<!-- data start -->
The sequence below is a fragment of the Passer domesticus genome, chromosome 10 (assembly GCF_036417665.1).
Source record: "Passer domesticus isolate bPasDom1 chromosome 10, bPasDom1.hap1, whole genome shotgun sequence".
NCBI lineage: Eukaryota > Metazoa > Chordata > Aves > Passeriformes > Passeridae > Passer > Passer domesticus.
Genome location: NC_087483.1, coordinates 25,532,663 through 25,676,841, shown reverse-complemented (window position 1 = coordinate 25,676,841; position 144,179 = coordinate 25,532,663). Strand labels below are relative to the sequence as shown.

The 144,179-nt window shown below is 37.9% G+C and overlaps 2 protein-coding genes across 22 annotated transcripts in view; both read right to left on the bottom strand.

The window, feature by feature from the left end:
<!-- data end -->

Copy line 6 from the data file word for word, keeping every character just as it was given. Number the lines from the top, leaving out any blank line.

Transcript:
The window, feature by feature from the left end: